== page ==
"The dark, unfathomed depths of ocean bear." The Poem has been compared, we think unwisely, with Campbell's "Hohenlinden." to which it is certainly inferior. If Mr. Wolfe had anticipated the sensation his “ Lines" created, he would, no doubt, have materially improved his composition, and have re

Not a drum was heard, not a funeral note,

As his corse to the rampart we hurried ; Not a soldier discharged his farewell shot

O’er the grave where our hero we buried.

We buried him darkly at dead of night,

The sods with our bayonets turning, By the struggling moonbeam's misty light,

And the lantern dimly burning.

No useless coffin enclosed his breast,

Not in sheet or in shroud we wound him ; But he lay like a warrior taking his rest, With his martial cloak around him.

cannot be doubted that the curcumsan co wuucuwu win the puurvey - www and the sympathy consequently excited by the early death of one who had already manifested so much genius, has greatly increased the admiration produced by itand will prevent the critic from exercising a sound judgment in considering it, its exceeding beauty will not be denied. Although Mr. Wolfe produced but few other Poems, he afforded sufficient proof that if circumstances had directed his mind to the cultivation of poetry, he would have greatly surpassed this composition, which he so little imagined would become famous. He appears to have been quite indifferent to the fate of his “ Lines :" they had been circulated full of errors, from one Newspaper to another; and probably the author had himself forgotten their production. Fortunately for his posthumous fame—that fame which many so ardently covet-they had been repeated by him to a few of his acquaintances, one of whom was in his society when part of them was written, or they would now be wandering without an owner; and the name of Charles Wolfe as little known to the world, as that of any of the “ gems” which

“ The dark, unfathomed depths of ocean bear." The Poem has been compared, we think unwisely, with Campbell's “Hohenlinden," to which it is certainly inferior. If Mr. Wolfe had anticipated the sensation his “ Lines" created, he would, no doubt, have materially improved his composition, and have re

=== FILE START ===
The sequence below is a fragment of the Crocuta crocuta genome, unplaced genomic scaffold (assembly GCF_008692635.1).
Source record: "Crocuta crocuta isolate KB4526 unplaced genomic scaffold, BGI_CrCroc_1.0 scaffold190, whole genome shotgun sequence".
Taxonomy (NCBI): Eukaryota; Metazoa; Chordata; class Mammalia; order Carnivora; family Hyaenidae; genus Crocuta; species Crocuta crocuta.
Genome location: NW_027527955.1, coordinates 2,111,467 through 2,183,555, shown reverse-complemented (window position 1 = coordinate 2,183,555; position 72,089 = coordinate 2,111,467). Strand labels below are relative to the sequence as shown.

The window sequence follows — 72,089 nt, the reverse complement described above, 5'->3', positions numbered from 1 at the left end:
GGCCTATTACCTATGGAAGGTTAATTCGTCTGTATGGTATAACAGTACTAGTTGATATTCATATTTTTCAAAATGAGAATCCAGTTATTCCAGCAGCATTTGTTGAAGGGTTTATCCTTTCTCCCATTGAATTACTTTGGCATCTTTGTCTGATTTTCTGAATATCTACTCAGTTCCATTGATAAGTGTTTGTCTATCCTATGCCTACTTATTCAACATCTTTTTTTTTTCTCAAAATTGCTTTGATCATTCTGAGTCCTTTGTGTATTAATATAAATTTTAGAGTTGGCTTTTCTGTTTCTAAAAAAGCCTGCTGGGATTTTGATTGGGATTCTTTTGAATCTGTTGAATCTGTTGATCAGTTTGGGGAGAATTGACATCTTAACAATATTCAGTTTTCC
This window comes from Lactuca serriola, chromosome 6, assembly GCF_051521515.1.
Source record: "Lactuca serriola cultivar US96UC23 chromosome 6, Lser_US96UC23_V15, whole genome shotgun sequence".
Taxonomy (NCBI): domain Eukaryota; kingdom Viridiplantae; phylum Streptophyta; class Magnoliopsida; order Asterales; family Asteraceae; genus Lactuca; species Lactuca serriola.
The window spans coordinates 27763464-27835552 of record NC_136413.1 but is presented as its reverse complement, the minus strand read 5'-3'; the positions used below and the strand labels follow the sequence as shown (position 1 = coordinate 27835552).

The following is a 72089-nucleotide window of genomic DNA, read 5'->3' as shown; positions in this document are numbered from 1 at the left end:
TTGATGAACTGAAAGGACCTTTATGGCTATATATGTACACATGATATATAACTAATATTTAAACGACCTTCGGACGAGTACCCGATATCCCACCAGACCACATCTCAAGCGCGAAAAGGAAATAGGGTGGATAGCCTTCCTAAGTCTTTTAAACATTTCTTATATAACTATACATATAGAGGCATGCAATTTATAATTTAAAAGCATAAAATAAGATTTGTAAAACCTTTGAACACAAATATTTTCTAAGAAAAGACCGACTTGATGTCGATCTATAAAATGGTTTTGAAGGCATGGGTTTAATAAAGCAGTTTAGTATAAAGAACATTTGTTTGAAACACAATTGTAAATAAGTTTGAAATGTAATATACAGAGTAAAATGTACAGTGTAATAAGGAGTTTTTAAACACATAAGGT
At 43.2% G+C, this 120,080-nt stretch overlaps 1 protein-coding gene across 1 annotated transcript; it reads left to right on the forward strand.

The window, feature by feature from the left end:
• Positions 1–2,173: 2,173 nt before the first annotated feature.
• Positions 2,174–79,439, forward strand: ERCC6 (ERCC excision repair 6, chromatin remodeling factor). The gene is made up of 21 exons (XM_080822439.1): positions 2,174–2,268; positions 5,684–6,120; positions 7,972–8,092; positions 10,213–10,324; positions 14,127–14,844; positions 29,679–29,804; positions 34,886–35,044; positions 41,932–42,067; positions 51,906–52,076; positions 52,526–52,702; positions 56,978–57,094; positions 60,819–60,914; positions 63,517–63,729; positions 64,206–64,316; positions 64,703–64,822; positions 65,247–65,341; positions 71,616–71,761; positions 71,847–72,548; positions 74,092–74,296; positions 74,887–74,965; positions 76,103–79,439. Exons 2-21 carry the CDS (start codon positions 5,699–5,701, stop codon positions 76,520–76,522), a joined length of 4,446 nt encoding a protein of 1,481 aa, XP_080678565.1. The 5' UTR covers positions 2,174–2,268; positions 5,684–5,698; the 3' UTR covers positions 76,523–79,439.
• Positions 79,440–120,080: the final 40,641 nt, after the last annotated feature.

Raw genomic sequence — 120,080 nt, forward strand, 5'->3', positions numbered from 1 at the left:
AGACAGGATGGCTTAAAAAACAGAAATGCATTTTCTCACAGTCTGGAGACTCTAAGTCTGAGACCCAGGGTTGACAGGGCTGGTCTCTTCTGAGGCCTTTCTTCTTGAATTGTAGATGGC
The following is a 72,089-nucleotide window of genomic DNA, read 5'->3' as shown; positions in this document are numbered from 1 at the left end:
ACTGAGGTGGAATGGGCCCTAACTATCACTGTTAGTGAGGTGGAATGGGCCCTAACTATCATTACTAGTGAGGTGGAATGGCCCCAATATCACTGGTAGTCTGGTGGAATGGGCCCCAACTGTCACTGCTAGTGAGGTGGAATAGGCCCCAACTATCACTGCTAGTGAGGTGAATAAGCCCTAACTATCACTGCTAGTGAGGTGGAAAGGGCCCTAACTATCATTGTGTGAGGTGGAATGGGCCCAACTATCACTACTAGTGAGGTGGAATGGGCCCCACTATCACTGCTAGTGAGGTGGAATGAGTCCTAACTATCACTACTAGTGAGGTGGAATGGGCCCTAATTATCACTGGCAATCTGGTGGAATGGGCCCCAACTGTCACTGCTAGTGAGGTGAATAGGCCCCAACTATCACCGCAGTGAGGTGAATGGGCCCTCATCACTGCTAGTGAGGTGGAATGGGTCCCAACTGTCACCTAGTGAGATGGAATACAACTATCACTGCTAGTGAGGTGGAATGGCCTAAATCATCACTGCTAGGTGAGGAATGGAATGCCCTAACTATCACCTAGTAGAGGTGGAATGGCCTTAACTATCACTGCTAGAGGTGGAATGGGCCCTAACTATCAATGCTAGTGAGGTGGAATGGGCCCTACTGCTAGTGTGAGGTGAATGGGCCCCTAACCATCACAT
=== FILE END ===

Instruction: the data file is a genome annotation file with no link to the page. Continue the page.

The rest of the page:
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Not a drum was heard, not a funeral note,

As his corse to the rampart we hurried ; Not a soldier discharged his farewell shot

O'er the grave where our hero we buried.

We buried him darkly at dead of night,

The sods with our bayonets turning, By the struggling moonbeam's misty light,

And the lantern dimly burning.

No useless coffin enclosed his breast,

Not in sheet or in shroud we wound him ; But he lay like a warrior taking his rest, With his martial cloak around him.

Few and short were the prayers we said,

And we spoke not a word of sorrow;
But we stedfastly gazed on the face that was dead,

And we bitterly thought of the morrow.

We thought, as we hollow'd his narrow bed,

And smooth'd down his lonely pillow, That the foe and the stranger would tread o'er his head,

And we far away on the billow!

Lightly they'll talk of the spirit that's gone,

And o'er his cold ashes upbraid him ;
But little he'll reck, if they let him sleep on

In the grave where a Briton has laid him.

But half of our heavy task was done,

When the clock struck the hour for retiring ; And we heard the distant and random gun,

That the foe was sullenly firing.

Slowly and sadly we laid him down,

From the field of his fame fresh and gory :
We carved not a line, and we raised not a stone,-

But left him alone with his glory.

SONG.

Ir I had thought thou couldst have died,

I might not weep for thee ;
But I forgot, when by thy side,

That thou couldst mortal be!
It never through my mind had past,

The time would e'er be o'er,-
And I on thee should look my last,

And thou shouldst smile no more!

And still upon that face I look,

And think 'twill smile again ;
And still the thought I will not brook,